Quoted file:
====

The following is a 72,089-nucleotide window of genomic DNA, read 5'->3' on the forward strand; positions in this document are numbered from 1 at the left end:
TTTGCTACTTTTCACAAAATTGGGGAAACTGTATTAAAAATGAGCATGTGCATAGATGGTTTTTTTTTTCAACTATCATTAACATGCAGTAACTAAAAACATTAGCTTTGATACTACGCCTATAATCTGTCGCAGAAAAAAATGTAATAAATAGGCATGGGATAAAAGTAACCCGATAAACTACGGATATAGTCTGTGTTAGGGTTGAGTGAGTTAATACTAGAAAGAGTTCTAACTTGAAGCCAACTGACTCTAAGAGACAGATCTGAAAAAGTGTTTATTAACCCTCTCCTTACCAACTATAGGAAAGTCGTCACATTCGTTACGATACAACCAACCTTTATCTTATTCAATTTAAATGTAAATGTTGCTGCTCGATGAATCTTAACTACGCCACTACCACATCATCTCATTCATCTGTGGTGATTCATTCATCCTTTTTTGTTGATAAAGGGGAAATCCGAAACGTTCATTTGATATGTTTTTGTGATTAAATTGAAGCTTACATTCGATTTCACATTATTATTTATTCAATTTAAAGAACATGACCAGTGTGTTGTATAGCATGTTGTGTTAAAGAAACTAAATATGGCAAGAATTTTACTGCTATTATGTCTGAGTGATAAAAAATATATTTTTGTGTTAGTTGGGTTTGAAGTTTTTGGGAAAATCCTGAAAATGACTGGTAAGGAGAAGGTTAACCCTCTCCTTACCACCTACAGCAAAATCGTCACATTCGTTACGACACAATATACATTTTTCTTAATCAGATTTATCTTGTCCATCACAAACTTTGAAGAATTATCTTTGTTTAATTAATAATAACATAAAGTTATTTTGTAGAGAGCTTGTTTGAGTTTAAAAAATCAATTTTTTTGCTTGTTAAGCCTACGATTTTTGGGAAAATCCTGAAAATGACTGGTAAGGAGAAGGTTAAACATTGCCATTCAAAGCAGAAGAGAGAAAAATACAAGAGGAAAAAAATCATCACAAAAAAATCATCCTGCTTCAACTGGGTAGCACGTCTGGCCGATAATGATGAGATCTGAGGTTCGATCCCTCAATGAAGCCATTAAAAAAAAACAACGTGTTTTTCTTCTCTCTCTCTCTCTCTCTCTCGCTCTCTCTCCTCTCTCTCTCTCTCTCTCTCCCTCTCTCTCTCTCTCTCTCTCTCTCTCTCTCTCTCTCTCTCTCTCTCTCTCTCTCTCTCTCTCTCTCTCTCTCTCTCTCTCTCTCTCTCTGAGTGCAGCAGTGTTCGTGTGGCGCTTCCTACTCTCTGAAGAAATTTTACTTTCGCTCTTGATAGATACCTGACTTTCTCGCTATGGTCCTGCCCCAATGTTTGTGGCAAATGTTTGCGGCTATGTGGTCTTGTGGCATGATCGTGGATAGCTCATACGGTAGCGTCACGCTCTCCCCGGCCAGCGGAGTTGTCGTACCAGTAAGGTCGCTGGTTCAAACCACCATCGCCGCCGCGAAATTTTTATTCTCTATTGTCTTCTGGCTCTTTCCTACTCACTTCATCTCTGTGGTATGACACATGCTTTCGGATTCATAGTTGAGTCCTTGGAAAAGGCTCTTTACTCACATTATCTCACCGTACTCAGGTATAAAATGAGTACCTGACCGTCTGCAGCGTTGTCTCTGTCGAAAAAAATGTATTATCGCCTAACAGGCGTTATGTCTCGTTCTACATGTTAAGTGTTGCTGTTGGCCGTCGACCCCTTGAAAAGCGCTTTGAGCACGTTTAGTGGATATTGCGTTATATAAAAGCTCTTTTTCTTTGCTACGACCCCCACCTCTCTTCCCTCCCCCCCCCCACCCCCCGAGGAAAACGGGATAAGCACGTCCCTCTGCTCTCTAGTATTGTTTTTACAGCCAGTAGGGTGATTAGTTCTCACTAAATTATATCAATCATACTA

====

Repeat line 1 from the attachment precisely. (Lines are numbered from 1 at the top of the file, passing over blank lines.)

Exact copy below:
The following is a 72,089-nucleotide window of genomic DNA, read 5'->3' on the forward strand; positions in this document are numbered from 1 at the left end: